According to the latest statistics, untreated human papillomavirus (HPV) causes more than 90 percent of all anal and cervical cancers. It also causes about 70 percent of all oropharyngeal cancers. However, most people aren’t even aware that HPV causes cancer at all.
In the study, researchers from the University of Texas surveyed a total of 6,261 men and women in the United States. Two-thirds of the men and a third of the women were not aware that HPV causes cervical cancer. Even more alarming is the fact that more than half of men in the United States have HPV.
Learn about HPV, sexually transmitted diseases, and STD testing in New York City.
What is HPV?
The human papillomavirus is one of the most prevalent sexually transmitted infections in the USA. If you are currently sexually active with one or multiple sex partners, there is a very high chance that at some point, you will have been infected with HPV.
HPV also causes a high number of oral, anal, vulva, penile, and cervical cancers. According to the Centers for Disease Control and Prevention, most cancers caused by HPV are preventable with the HPV vaccine and STD lab tests.
How is HPV spread?
HPV can be spread through oral, vaginal, and anal sex with someone who has the virus. It may also spread through close skin contact. The virus often has no symptoms at all. Many people are unaware and the only way to confirm is with STD testing.
When it comes to taking care of your sexual health and preventing HPV, practicing safe sex is crucial. However, it is not 100 percent effective. That is because HPV is extremely contagious. Even a condom does not provide complete protection against HPV.
The virus may live in exposed areas and it can be contracted through oral sex as well. This is why STD testing is so crucial. But it is more accurate to get tested in an STD clinic or health care facility than using home test kits.
Is there an HPV vaccine?
There is an HPV vaccine available for adolescents and young adults. You must get the vaccine after age 11 or 12, usually before the age of 26. Getting the vaccine after becoming sexually active does not protect against HPV. That is because you are most likely to test positive for it.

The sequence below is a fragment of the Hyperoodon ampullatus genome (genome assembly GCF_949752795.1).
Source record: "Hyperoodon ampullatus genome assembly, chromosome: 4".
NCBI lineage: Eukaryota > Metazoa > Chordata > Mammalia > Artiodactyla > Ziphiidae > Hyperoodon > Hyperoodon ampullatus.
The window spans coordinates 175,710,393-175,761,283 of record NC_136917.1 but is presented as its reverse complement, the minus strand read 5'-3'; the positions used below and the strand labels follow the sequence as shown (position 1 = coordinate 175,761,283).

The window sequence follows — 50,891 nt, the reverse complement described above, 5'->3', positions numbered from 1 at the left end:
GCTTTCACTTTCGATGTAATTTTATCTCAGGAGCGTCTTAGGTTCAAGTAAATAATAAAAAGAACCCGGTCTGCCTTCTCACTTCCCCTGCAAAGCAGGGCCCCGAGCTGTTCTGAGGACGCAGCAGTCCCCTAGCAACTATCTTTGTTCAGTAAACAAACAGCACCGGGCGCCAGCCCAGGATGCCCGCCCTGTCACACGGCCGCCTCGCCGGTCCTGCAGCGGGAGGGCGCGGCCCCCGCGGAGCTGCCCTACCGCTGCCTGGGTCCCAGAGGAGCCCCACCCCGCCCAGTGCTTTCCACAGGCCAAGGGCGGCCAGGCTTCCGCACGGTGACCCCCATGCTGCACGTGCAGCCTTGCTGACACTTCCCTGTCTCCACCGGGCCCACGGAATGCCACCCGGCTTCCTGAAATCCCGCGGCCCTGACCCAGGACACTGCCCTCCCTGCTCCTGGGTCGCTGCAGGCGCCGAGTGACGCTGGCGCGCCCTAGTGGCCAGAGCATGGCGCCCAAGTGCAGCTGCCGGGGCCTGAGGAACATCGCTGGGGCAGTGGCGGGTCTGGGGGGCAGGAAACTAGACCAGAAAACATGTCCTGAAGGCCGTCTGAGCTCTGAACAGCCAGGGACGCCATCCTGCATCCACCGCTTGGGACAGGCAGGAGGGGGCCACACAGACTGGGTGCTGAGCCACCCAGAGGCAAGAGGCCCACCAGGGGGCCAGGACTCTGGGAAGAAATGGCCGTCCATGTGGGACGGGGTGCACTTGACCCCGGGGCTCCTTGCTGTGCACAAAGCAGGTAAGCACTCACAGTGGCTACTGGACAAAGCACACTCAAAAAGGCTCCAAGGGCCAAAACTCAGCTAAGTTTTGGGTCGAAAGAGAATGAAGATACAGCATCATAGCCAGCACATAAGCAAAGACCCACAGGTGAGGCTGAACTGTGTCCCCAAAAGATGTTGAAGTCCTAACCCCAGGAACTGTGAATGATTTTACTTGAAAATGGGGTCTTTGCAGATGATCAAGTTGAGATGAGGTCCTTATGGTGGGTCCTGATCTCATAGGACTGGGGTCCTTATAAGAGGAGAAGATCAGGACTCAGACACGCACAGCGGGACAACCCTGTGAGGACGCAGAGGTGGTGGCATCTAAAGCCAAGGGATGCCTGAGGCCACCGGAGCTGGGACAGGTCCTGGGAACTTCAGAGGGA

If you are older than 26 or sexually active and have not had the HPV vaccine, then you need to get STD testing for HPV. A blood test can’t detect it and a simple urine sample might not be too accurate. Getting tested for STDs and getting pap smears regularly will help detect almost all precancerous changes before they turn into full-blown cancer. Cervical cancer is completely preventable if doctors detect and treat it early enough.
What are the signs of HPV infection?
There are more than 150 types of HPV and many of them cause no symptoms at all. That is why so many people are not aware that they have STD. The only real sign of an HPV infection is genital warts.
Genital warts are small flesh-colored bumps that look like cauliflower. They generally do not hurt, although they are itchy and may cause bleeding during intercourse.
The strain of HPV that causes genital warts is not the same one that causes cancer. Those that cause cancer are called “high-risk” strains and there are 12 types of these. These strains do not cause any symptoms at all. So, you’d never know until you undergo an STD check and regular pap smears.
Where can I get STD testing near me?
You can get same-day walk-in testing for common STDs at Nao Medical. We are a CLIA certified facility that offers HPV and HIV testing as well as screenings for herpes, chlamydia, and gonorrhea. We perform pap smear tests for women and anal swabs for men. Online appointment scheduling and results are also available.